They called Sister Frances Evans and her close friend, Sister Maggie Hession, Ranger Nuns.
They never missed a game, knew the players, the coaches, the fans, the ushers, the reporters and were a big hit everywhere they went to see the baseball team play.
Sister Frances, 90, died in Fort Worth on Friday. She would have been 91 on July 31, a statement from the Texas Rangers said.
Frances grew up loving baseball in Temple, and taught the game to Sister Maggie, who was born in Ireland.
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Frances said one of their biggest thrills was attending a Rangers fantasy camp in the early 1990s and going to bat off Nolan Ryan, the former Texas Rangers president and pitcher, who was their idol and friend.
Ryan, who was still playing at the time, said he was “extremely nervous” about facing the nuns.
“I didn’t want to hit them, “ he said. “It was quite a challenge. But they each hit a ball, and they ran to first base, and they were extremely happy about that.”
Ryan said that in his last year as a player, he developed tendinitis in a finger of his pitching hand. The Rangers sent him to a hand specialist in Fort Worth.
“I came out of my appointment and sitting in the waiting room was Sister Maggie and Sister Frances, “ Ryan said. “They were concerned. We had to hold hands and say a prayer. That’s just the way they were.”
Sister Frances and Sister Maggie just had a tremendous impact on everyone they were around, said Tom Schieffer, who preceded Ryan as the Rangers’ president.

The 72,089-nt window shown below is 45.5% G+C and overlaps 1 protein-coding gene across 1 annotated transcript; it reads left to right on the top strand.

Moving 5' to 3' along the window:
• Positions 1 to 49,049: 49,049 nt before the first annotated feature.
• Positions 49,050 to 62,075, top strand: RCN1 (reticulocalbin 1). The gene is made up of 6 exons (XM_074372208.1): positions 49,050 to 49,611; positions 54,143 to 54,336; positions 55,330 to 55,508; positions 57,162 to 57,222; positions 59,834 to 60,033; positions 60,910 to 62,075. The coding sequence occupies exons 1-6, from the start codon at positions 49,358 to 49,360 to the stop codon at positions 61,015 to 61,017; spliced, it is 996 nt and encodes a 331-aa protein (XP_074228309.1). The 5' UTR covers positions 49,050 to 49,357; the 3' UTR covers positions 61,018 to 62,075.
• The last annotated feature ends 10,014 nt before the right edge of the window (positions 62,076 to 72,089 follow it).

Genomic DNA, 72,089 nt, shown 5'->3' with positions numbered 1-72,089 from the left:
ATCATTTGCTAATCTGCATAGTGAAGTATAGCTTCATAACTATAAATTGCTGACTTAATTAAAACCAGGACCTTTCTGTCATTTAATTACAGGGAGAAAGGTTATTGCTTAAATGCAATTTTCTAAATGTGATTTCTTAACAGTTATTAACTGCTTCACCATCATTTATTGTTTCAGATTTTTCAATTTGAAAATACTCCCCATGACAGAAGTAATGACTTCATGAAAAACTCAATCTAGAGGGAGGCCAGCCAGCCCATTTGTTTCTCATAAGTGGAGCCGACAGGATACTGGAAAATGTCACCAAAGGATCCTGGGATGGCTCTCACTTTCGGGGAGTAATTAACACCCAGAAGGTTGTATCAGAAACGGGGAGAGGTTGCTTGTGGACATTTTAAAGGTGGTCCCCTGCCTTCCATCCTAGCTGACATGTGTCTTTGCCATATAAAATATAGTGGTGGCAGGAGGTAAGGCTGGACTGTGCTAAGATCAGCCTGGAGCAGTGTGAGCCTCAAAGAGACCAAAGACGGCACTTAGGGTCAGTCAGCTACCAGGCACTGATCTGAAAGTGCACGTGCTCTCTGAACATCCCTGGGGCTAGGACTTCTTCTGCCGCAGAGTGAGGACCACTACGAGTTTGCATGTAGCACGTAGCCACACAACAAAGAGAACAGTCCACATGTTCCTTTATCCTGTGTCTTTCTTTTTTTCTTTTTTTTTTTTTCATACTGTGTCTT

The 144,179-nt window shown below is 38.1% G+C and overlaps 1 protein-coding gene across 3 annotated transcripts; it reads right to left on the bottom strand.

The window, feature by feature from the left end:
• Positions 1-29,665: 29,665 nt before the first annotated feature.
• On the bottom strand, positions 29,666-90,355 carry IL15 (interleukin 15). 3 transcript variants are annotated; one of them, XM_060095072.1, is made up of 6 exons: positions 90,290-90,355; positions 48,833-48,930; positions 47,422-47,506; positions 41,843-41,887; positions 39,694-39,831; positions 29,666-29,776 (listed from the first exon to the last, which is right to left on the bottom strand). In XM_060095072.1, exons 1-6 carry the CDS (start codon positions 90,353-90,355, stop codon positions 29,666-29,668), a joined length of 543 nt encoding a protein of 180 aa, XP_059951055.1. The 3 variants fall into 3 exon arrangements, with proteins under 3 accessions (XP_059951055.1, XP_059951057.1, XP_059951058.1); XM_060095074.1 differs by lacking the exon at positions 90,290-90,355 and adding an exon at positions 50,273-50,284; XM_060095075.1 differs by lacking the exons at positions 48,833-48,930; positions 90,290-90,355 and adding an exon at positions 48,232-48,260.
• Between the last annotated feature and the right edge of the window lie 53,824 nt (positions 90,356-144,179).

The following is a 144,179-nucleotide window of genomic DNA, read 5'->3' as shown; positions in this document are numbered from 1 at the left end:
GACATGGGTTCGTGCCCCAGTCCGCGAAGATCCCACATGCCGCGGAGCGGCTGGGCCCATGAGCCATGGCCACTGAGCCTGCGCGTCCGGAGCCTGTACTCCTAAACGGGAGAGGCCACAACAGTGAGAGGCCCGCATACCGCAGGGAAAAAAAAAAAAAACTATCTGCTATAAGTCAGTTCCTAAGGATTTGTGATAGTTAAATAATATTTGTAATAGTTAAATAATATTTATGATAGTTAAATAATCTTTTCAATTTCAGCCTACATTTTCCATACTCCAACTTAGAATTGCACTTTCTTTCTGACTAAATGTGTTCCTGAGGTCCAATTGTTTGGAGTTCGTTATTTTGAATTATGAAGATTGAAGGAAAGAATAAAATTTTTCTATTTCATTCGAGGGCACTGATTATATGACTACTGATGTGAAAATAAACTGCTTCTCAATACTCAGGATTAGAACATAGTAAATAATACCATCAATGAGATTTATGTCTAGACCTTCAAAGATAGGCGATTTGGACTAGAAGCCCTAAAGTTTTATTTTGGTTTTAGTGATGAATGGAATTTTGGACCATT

“They were just good,” Schieffer said.
They first met when Schieffer became Rangers president, but he had heard about them. They developed a terrific friendship, he said.
“When we finally won (the AL West division) in 1996 it was so much fun to take them to New York,” Schieffer said of the playoff series against the Yankees. “They were just the hit of the New York media. The reporters started following them around and interviewing them.”
Sister Frances took some time off from the national spotlight to visit St. Francis Church in New York to pray and take a break for “station identification,” Schieffer said.
“ I never asked her what she prayed for but I have a good idea,” Schieffer said. “They were students of the game, particularly Frances. Frances would give you reviews of what you were doing and what you should be doing. We traded Steve Buechele to Pittsburgh and it was not a popular move. The next day Sister Maggie had on a Pittsburgh uniform. You could not find two women more interested in the welfare of the team. Like every good fan they had strong opinions and I always found them helpful.”
The Rangers statement read: “There was no more loyal and passionate Rangers’ fan than Sister Frances, who began attending games when the franchise moved to Arlington in 1972 and were still coming to Globe Life Park over the last several years.
She was joined by her dear friend, Sister Maggie Hession, who died in November 2013, for most of that span and the two became close acquaintances to club executives, managers, coaches, players, and everyone connected with the Rangers.
When the Rangers opened the gates to the then Ballpark in Arlington in April 1994, Sisters Frances and Maggie were the first ones to enter the new stadium. When the Rangers played their first-ever postseason game, at Yankee Stadium in October 1996, the Sisters were in attendance cheering on the team and bringing them good luck in a 6-2 win.
Over the last few seasons, when Sister Frances attended fewer games due to health issues, her appearances at the park were greatly anticipated and welcome. She threw out the ceremonial first pitch prior to the Rangers’ 2012 AL wild-card game.
A funeral mass for Sister Frances Evans will be held at 11 a.m. July 28 at St. Andrew Catholic Church in Fort Worth.
This story contains information from Star-Telegram archives.